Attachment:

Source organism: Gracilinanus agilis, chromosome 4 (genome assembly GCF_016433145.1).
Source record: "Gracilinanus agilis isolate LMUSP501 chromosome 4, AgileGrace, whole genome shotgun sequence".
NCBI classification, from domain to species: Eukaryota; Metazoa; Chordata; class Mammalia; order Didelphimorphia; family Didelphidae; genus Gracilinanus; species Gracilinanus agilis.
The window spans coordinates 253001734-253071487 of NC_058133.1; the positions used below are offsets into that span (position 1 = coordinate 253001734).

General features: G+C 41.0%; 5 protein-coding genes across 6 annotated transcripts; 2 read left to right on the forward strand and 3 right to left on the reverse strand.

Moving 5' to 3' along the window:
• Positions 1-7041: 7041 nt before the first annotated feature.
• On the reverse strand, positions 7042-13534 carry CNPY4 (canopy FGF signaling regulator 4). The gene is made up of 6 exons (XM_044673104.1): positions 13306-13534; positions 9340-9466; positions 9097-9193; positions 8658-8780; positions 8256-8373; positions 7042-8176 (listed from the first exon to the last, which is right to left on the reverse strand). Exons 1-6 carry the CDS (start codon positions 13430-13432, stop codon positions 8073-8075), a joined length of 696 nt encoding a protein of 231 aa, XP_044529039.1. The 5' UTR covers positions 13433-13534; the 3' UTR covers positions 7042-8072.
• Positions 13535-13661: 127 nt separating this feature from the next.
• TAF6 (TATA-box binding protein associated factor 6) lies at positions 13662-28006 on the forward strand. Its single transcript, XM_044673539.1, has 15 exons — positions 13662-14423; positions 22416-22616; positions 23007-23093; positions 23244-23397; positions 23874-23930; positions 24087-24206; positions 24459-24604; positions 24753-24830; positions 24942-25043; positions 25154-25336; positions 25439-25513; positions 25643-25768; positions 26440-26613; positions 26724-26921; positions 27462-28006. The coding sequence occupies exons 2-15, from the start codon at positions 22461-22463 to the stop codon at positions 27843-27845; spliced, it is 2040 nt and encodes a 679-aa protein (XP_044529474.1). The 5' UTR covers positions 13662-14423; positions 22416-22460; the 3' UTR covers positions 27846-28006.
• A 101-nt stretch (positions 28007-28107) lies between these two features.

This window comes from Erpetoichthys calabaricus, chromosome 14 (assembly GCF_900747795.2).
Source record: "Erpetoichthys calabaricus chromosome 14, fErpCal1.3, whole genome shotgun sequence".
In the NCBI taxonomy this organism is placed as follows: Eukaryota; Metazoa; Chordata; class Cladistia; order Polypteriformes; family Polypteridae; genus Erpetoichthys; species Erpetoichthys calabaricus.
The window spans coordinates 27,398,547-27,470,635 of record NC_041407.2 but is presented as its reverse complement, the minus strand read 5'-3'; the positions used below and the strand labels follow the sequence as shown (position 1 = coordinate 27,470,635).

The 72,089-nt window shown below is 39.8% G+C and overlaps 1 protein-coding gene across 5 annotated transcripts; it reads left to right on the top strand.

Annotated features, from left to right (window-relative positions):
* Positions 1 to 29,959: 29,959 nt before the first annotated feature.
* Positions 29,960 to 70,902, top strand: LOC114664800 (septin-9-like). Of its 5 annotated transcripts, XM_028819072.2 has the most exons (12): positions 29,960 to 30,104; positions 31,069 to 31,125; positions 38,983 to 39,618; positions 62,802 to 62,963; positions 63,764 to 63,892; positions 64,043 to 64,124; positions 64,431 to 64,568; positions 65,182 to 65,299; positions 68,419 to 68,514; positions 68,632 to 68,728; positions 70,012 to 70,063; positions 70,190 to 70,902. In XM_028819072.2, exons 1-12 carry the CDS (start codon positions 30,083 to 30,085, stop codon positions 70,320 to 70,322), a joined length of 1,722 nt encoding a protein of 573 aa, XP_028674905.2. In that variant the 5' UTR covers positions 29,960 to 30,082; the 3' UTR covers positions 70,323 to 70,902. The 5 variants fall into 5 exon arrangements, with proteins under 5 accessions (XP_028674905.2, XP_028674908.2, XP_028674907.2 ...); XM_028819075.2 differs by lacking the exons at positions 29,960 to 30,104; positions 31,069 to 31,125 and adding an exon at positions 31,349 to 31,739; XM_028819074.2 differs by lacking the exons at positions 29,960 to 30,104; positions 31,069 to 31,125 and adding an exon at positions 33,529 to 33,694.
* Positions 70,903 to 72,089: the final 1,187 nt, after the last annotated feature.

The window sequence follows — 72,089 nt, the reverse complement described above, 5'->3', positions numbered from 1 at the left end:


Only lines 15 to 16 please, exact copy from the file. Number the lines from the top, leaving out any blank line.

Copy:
The window spans coordinates 27,398,547-27,470,635 of record NC_041407.2 but is presented as its reverse complement, the minus strand read 5'-3'; the positions used below and the strand labels follow the sequence as shown (position 1 = coordinate 27,470,635).

The 72,089-nt window shown below is 39.8% G+C and overlaps 1 protein-coding gene across 5 annotated transcripts; it reads left to right on the top strand.